Wednesday, October 07, 2009

Durium Junior A-series


CAL & GID CARSON [2vo, g, haw g, ? oboe] Frank Luther vo g (as Cal Carson), Carson Robison vo g (as Gid Carson) New York City, fall 1931-1932
A 4 D LONESOME RAILROAD - FL vo CR vo DURIUM JUNIOR A4
ARCH 3003

A few days ago I received a copy of this small Durium card board record from Patrick Van G. from The Hague ( The Netherlands). This 10 cm ( = 4 inch) DURIUM JUNIOR A4 seems to be a small gramophone record made for children, as the title of the label suggest, but in fact these Durium Junior A-series records belonged to a serie of promos for the "renewed" Hit of the week record. These small hill-billy records were released in the second half of 1931, when the Durium Products Corporation had been broken and the Durium Products Inc. tried to launch its new products.


On the reverse you can read all about it. There were five of those DURIUM JUNIOR records in the A-series, 5 Assorted Records of Standard and Novelty Songs. They were hidden into the cover of a "grown up" Hit of the week
or you could buy it for a nickle ( = 5 cents) in one of those cheap mass-merchandise stores like W.T. Grant, S.H. Kress Co. or J.J. Newberry Co. where every article costs 5 or 10 cents ( they were labeled as five and ten, nickel and dime, five and dime or just a dimestore). You could also buy it directly by mail at the Durium Products Inc. in New York City.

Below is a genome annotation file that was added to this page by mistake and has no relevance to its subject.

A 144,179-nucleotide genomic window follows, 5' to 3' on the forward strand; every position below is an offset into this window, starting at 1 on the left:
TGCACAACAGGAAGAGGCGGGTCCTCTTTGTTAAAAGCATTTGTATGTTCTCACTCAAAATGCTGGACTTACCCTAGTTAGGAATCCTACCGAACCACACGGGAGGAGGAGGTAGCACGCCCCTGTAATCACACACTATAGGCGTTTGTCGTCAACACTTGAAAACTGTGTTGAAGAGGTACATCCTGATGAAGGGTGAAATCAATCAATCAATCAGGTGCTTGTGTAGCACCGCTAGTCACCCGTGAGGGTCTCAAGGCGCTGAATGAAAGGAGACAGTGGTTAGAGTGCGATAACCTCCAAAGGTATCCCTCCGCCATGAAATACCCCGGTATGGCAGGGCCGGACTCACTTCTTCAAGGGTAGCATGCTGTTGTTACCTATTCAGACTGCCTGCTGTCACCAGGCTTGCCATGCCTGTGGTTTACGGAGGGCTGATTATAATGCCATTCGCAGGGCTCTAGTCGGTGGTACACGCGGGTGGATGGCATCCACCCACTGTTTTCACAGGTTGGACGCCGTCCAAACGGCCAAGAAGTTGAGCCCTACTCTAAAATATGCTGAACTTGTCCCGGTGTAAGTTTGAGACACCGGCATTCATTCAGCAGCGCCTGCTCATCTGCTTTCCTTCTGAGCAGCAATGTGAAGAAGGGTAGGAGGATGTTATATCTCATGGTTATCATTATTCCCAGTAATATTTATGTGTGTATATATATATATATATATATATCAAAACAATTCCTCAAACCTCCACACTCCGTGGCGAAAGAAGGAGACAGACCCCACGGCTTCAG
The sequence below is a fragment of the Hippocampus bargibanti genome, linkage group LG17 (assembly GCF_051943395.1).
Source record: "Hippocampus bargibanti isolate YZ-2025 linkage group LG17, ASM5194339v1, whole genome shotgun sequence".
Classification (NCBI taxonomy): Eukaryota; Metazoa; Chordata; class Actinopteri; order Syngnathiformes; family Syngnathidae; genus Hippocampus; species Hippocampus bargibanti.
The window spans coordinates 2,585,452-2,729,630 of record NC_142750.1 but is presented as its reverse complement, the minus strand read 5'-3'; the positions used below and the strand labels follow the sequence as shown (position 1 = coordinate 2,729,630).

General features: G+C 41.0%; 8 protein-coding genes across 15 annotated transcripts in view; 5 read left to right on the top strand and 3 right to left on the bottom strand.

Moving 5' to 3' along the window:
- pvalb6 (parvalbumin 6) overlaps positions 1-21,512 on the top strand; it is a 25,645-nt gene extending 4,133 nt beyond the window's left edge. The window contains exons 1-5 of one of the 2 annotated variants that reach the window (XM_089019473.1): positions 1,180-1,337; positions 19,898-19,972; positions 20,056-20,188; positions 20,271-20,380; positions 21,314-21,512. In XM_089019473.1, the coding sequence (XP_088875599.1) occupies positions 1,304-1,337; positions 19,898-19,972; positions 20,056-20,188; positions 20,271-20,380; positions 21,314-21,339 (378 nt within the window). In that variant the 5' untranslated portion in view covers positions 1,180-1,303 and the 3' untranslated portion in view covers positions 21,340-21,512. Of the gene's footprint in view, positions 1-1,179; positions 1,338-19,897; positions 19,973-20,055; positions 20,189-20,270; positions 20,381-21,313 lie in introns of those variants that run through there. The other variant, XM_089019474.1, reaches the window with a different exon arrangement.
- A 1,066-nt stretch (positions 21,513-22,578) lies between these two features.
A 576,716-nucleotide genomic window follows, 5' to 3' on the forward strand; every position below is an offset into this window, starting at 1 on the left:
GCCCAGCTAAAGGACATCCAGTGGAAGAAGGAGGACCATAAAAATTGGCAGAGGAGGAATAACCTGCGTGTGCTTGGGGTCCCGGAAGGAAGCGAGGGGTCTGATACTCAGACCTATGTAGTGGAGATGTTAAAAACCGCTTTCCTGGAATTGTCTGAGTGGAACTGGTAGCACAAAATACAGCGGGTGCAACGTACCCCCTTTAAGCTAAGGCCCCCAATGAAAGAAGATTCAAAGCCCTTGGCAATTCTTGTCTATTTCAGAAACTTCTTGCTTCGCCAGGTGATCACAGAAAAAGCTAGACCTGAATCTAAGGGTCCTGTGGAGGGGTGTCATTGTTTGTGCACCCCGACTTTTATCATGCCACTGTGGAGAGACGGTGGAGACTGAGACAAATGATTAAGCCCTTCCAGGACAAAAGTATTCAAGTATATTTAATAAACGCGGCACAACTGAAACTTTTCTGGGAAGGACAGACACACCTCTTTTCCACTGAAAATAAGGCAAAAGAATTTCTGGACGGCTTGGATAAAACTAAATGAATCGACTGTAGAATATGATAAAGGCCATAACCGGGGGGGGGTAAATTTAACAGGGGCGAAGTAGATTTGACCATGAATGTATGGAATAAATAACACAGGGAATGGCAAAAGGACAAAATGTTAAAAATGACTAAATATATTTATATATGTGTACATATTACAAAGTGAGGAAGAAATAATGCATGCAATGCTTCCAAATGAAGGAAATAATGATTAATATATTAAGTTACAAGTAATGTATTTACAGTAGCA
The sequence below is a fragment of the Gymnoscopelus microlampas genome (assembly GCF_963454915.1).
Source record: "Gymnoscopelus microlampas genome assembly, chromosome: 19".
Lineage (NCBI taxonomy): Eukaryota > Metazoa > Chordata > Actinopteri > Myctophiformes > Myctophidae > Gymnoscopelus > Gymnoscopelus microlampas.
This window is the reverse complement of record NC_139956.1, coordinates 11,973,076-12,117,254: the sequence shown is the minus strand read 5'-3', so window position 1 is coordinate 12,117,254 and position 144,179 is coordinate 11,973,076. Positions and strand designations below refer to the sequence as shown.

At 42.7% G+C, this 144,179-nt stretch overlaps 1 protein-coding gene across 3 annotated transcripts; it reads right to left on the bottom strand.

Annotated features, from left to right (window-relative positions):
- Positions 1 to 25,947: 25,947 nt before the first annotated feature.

As this ticket learns, these "Hill Billy" Durium Junior Records were also for free, if you sent such a leaflet to the Durium head office. The first four releases ( A1 up to A4) where all sung and played by Cal Carson alone or in a duo accompanied by Gid Carson. If you try to find info about these two men you won't find it, as both names are pseudonyms. One of the great artist from that period was Carson Robison, a crooner, nicknamed as The Kansas Jaybird, and he is to be found in this series as Gid Carson. Frank Luther is nicknamed here as Cal Carson. The strange instrument you can hear on some of these records is the ocarina and maybe an oboe. They also might use a kazoo
and a hawaiian guitar, very popular instruments around the early 1930s.


EVA TAYLOR [vo, ?] Eva Taylor vo with ?Clarence Williams Band
Recorded New York City, ca 1931
A 5 DE TROUBLE I SEE (sic) - ET vo DURIUM JUNIOR A5
A stranger in our mids is the fifth record in this 5-record series - no hill billy, but a bluesy recording by Eva Taylor, the wife of Clarence Williams, titled DE TROUBLE I'VE SEEN (sic). Isn't it weird to find this kind of music on a cardboard Durium record sung by a black woman who doesn't fit into the regular list of "white" Durium performers? Maybe that's the reason that only a few copies of this little record are known. We are lucky that this rare record has been reissued, like the other four previous mentioned, on the Complete Hit of the Week Recordings - volume 2 ( Archeophone 3003).

Keep swinging
Hans Koert

author of the Hit of the week / Durium Discographies.

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